Older adults may be slower to learn actions and behaviours that benefit themselves, but new research shows they are just as capable as younger people of learning behaviours that benefit others.
Researchers at the Universities of Birmingham and Oxford found that youngsters, in contrast, tend to learn much faster when they are making choices that benefit themselves.
The study, published in Nature Communications, focused on reinforcement learning – a fundamental type of learning in which we make decisions based on the positive outcomes from earlier choices. It allows us to adapt our choices to our environment by learning the associations between choices and their outcomes.
Dr Patricia Lockwood is senior author on the paper at the University of Birmingham’s School of Psychology and Centre for Human Brain Health. She said: ‘Reinforcement learning is one of the key ways in which humans – as well as animals and even plants – learn from and adapt to their environment.’
‘We need to make decisions and learn all the time based on the positive or negative feedback we receive. This allows us to optimise our choices to choose the best course of action in the future from many possible alternatives. We find that older adults are worse than younger adults at learning from positive feedback on their own behaviour. However, surprisingly, when making choices that give positive feedback – money – to another person, older adults are just as good as younger adults.’
In the study, the team worked with 80 younger and 80 older participants. They were each asked to make a series of choices between two symbols on a computer screen. After each selection, they received feedback on whether they got reward points from the selection they had made.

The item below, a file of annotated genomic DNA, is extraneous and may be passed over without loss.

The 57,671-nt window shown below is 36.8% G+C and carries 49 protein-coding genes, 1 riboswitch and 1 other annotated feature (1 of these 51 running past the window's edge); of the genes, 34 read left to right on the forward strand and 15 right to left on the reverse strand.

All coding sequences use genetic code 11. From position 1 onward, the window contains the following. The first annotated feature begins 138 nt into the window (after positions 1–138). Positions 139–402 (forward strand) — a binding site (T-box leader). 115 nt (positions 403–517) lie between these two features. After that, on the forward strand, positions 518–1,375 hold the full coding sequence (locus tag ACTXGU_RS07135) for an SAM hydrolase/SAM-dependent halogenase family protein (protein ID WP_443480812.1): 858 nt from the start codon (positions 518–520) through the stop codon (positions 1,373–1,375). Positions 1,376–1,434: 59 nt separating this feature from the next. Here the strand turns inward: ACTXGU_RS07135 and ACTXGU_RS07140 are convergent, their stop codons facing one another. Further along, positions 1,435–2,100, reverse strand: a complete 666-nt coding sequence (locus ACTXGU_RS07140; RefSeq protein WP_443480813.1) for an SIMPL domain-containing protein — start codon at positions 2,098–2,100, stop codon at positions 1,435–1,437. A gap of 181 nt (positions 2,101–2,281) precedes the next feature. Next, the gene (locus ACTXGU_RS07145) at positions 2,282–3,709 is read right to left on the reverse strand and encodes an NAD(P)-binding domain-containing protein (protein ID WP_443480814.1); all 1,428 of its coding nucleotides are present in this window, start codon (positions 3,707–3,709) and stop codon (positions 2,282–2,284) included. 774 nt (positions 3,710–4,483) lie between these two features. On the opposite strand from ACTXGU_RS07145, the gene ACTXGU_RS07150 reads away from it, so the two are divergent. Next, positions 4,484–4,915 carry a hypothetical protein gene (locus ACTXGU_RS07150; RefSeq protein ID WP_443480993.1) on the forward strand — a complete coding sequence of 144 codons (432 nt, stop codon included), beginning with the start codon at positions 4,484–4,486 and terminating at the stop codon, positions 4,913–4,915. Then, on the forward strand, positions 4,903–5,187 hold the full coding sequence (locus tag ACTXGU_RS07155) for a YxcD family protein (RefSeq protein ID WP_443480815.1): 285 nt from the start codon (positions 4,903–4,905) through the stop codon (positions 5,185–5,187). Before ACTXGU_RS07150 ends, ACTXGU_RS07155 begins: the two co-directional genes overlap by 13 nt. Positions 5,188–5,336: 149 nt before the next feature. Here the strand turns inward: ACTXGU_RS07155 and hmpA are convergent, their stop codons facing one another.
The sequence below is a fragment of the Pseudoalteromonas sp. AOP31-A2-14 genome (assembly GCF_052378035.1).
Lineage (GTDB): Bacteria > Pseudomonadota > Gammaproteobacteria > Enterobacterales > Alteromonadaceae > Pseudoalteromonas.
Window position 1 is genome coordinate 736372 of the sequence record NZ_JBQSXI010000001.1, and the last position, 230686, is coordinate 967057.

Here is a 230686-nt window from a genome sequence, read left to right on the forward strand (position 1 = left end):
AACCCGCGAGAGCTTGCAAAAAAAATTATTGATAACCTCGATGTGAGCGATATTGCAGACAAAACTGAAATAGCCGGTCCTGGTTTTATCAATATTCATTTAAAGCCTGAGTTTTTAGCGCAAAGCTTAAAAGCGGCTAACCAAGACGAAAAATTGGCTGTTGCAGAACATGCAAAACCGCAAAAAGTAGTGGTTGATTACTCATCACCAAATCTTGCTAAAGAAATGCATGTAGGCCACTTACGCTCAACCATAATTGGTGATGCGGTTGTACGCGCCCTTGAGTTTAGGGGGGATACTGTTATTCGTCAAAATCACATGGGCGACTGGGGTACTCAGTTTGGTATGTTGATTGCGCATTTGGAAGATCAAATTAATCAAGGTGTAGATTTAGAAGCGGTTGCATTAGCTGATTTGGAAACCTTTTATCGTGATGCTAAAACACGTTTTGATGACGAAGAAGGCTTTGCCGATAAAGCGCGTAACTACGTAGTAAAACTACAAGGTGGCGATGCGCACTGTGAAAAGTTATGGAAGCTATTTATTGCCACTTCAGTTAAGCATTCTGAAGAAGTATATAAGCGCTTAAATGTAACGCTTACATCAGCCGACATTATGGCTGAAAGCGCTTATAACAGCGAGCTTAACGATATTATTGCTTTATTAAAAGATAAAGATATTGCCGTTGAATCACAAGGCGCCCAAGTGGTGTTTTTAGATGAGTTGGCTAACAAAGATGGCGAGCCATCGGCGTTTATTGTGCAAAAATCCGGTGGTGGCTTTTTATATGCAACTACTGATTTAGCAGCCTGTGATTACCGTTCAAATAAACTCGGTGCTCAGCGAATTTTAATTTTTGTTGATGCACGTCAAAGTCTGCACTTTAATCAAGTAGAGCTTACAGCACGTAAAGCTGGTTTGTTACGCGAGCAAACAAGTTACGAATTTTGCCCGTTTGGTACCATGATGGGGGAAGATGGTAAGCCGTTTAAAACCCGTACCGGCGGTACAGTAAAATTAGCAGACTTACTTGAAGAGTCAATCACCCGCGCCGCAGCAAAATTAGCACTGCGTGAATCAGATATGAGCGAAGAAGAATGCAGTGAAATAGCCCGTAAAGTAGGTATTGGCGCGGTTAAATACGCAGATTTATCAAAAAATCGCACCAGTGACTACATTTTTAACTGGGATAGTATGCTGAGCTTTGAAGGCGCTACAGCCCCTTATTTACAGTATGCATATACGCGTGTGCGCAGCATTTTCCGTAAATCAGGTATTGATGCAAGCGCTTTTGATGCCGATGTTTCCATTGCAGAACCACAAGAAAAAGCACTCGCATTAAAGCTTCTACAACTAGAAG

On some rounds, points translated into increased money for the participant, in others they translated into money for someone else. In a third, control condition, participants could get points, but these weren’t worth money for anyone.
The results revealed that, on average, the older group learned to choose the most advantageous option more slowly than the younger group when their selections would only benefit themselves. However, when making choices on behalf of another person, older people learned equally fast as the younger group. Across all age groups, the researchers found that learning was slowest when the points weren’t worth anything.
Dr Jo Cutler, lead author and also at the University of Birmingham, said: ‘We recognise that in general, cognitive processes and learning ability tend to get worse as people get older. So it’s really interesting to see that when making choices that will benefit others, older adults’ learning ability is preserved. By better understanding what motivates older people in this way, we can contribute to strategies that promote healthy ageing.’
The research programme also yielded some surprising findings in terms of differences between the young and older adults in psychopathic traits, including lack of empathy and concern for others. The team found that these characteristics were lower in older adults, suggesting psychopathic traits are not fixed across a person’s lifespan, but may tail off as we age. In older adults, their level of psychopathic traits explained differences in learning speed specifically when they were learning to benefit others.
The research was funded by the Medical Research Council, Jacobs Foundation and the Wellcome Trust.